“Always make a dark room, darker” – Roger Banks-Pye
As I said, he was not afraid to break rules, or to create his own! I am not always going to advocate that the rooms should all be dark, but it reminds me to take a look at ALL my options and not just assume that a certain color or orientation is the only “correct” way.
Drawing Room- Roger Banks-Pye
Sitting Room- Rogers Banks-Pye
“Always scale up, not down. Everyone is always terrified of making things too big. If in doubt, make it bigger, not smaller” – Roger Banks-Pye
by Meredith Bohn | March 17th, 2013
This is first of several posts I hope to write commenting on the design and creation of the spaces that I am doing for the York Historical Society Designer’s Show House (York, Maine). I have always found the articles that I have read about the creation and execution of a design very interesting, I and hope you will as well. I recently read a great post about the selection of artwork for a Show House Dining Room for the Kansas City Design Show House by my friend and colleague, Tam Stone which I thought was fascinating.
I thought I would begin with the selection of the rooms(s) and express what I chose and why I selected those spaces for my submission.
When touring the home selected in Kittery Point, ME – I was struck by the absolutely breathtaking site on the high bluff over the water, as well as the interesting connection of the house with the sloping lot. This house basically steps up the hillside and almost every room has a view of the water, so my design needed to take advantage of the great light and striking views. The entry floor for the show house will be the first floor which houses the kitchen, dining and sittings rooms as well as the Master Bedroom, mudroom in the back and a large storage Butler’s Pantry. The main stair in the house climbs right up through the middle of the house and is lit by a large skylight which bathes the interior with great natural light.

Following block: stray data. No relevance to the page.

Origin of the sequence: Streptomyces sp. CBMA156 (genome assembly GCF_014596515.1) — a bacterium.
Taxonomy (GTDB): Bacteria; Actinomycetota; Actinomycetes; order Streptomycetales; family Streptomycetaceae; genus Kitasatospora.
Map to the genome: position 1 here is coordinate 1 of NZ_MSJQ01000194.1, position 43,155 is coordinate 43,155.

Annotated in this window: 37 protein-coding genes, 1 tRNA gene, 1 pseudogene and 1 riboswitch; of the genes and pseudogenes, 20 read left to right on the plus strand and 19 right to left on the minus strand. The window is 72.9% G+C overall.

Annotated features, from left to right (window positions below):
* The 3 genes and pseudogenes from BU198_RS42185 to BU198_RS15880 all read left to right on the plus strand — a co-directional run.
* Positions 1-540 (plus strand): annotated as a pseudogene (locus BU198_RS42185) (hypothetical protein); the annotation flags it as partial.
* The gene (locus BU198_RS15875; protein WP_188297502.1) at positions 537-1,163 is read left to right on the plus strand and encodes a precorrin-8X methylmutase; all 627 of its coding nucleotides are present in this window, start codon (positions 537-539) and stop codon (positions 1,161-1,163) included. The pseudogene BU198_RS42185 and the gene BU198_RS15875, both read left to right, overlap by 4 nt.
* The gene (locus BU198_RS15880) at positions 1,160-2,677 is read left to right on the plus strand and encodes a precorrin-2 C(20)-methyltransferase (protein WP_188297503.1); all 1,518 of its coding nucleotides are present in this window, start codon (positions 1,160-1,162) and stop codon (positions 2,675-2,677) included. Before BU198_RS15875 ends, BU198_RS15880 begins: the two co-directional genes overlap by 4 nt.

Second floor sitting area showing central stair
Main Kitchen/Dining area
Main Kitchen/Dining area looking back toward Entry
The Kitchen, Dining room and Sitting room on the first level is a wide open space and the design choices need to make sense throughout the whole space. The house is a newer construction and this is the central gathering space that so many families look for when purchasing a home. While the current color scheme needs updating, the whole space is generous, but still very cohesive and the proportions are nice. There are quiet corners available, and the working areas are comfortable and well thought out. I felt that this room offered many opportunities to showcase a wide range of design ideas, as well as show what was possible to pull such a varied space together.
Sitting area off Kitchen/Dining